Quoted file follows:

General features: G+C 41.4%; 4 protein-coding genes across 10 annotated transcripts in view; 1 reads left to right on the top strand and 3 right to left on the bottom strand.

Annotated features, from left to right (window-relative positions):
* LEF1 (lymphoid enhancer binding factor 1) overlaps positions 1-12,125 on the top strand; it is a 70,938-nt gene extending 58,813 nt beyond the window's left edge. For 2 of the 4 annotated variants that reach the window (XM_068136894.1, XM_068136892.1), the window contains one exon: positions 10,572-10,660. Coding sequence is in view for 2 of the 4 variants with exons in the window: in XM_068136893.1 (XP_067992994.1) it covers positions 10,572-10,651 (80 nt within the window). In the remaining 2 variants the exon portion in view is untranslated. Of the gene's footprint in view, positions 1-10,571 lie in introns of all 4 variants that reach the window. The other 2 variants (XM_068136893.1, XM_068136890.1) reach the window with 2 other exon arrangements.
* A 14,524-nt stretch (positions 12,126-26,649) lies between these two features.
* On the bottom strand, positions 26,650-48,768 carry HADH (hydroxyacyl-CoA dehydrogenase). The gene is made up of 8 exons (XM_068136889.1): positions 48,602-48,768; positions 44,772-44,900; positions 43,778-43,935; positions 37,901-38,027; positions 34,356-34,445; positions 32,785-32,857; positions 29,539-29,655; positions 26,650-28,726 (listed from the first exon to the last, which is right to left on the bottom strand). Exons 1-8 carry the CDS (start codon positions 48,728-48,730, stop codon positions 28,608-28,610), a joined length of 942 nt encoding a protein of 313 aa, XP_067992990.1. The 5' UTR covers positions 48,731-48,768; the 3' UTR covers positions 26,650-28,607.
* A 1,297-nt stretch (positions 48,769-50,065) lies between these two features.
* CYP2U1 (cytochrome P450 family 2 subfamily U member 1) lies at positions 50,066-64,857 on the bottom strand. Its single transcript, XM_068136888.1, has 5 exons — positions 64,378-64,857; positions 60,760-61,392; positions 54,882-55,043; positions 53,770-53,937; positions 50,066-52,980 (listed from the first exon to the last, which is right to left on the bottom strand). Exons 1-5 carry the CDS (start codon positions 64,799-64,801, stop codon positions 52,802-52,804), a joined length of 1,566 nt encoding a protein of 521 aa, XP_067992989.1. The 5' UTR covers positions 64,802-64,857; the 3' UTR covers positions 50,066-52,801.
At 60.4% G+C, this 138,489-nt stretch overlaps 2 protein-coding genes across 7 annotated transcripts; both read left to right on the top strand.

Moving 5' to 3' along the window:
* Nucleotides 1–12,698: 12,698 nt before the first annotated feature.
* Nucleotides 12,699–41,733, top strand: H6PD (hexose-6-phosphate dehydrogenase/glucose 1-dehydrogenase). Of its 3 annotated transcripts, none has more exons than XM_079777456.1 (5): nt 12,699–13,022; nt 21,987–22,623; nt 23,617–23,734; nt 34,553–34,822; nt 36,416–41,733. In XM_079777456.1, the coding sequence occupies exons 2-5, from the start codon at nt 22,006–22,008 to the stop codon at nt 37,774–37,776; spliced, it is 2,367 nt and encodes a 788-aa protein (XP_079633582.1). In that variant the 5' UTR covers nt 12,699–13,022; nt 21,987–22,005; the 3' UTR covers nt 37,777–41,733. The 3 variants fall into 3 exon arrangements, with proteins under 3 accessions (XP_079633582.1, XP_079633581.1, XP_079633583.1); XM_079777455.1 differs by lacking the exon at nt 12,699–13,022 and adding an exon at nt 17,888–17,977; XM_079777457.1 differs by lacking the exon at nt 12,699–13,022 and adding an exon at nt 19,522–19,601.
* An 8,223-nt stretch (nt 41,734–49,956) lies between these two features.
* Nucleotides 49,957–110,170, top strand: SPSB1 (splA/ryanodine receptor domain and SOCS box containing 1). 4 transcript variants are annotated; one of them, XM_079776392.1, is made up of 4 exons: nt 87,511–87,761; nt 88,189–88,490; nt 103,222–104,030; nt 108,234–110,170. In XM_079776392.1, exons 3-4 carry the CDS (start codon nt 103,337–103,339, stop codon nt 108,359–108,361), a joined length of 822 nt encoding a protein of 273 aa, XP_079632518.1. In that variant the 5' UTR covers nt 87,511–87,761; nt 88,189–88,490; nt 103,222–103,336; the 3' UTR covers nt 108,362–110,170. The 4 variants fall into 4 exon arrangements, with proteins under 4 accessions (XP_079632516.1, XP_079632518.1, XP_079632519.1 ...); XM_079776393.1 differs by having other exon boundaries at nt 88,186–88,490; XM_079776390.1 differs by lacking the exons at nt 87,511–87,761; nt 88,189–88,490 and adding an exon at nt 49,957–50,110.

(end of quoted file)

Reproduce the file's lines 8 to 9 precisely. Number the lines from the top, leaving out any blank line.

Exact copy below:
At 60.4% G+C, this 138,489-nt stretch overlaps 2 protein-coding genes across 7 annotated transcripts; both read left to right on the top strand.

Moving 5' to 3' along the window: